A brochure for families and the general public on the results of the SHIPS study on follow-up and health care at five-years of age for children born very preterm in Europe is now available.

The European SHIPS project – « Screening to improve Health In very Preterm InfantS in Europe » had a mission to study the availability and use of evidence-based* health care, follow-up and prevention programmes for children born very preterm. The project is a European research collaboration which includes 6792 children born before 32 weeks of pregnancy in 19 regions in 11 European countries. In France, three regions participated to the SHIPS project, by including children participating in the Epipage 2.

*Evidence-based health care is a way of providing health care that is guided by a thoughtful integration of the best available scientific knowledge with clinical expertise.

The data collection took place when the children were five years old and consisted of four different studies. One of those is the “Study of Health and Wellbeing at age 5”. The results of this study are those presented in the brochure below.


Clic to download the brochure in English


Find more information on the SHIPS website: https://epiceproject.eu/en/

Main results and conclusions:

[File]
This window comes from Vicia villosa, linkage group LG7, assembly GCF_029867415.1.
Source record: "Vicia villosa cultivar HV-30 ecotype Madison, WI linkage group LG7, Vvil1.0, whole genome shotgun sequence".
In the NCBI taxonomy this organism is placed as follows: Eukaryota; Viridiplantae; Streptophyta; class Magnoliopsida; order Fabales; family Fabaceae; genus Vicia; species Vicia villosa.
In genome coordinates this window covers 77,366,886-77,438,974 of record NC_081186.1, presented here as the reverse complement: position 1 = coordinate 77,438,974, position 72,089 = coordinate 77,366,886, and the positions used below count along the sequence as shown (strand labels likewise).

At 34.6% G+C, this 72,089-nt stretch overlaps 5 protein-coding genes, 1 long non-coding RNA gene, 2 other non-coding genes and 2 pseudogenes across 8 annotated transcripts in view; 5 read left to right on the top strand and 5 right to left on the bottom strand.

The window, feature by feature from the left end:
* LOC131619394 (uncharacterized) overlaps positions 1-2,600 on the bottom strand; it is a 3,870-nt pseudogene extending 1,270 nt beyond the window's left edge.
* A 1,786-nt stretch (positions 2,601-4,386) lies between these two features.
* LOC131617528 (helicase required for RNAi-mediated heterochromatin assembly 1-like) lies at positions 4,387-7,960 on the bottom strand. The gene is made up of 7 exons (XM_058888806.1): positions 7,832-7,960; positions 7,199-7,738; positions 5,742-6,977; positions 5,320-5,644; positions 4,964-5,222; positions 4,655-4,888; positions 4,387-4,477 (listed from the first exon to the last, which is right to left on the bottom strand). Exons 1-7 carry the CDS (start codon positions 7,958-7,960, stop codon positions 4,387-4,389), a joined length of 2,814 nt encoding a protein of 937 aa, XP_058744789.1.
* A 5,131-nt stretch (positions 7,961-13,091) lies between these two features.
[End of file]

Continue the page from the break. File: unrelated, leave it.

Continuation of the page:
There are social or geographic disparities in the care and follow-up of children born very preterm in Europe.

  1. Because follow-up programmes aim to facilitate access to care and interventions, having continued follow-up until five years may help families to receive the most appropriate care for their children born very preterm.
  2. Families with social risk factors were less likely to use routine follow-up services for children born very preterm.
  3. There are many aspects in the long-term care for children born very preterm that can be improved in all the 11 study countries, including standardised content and duration of follow-up, ensuring care coordination and promoting better communication between parents and care providers.
  4. More research is needed on optimal follow-up for children born very preterm and their parents. This research should include the opinions and life experiences of preterm individuals and their families.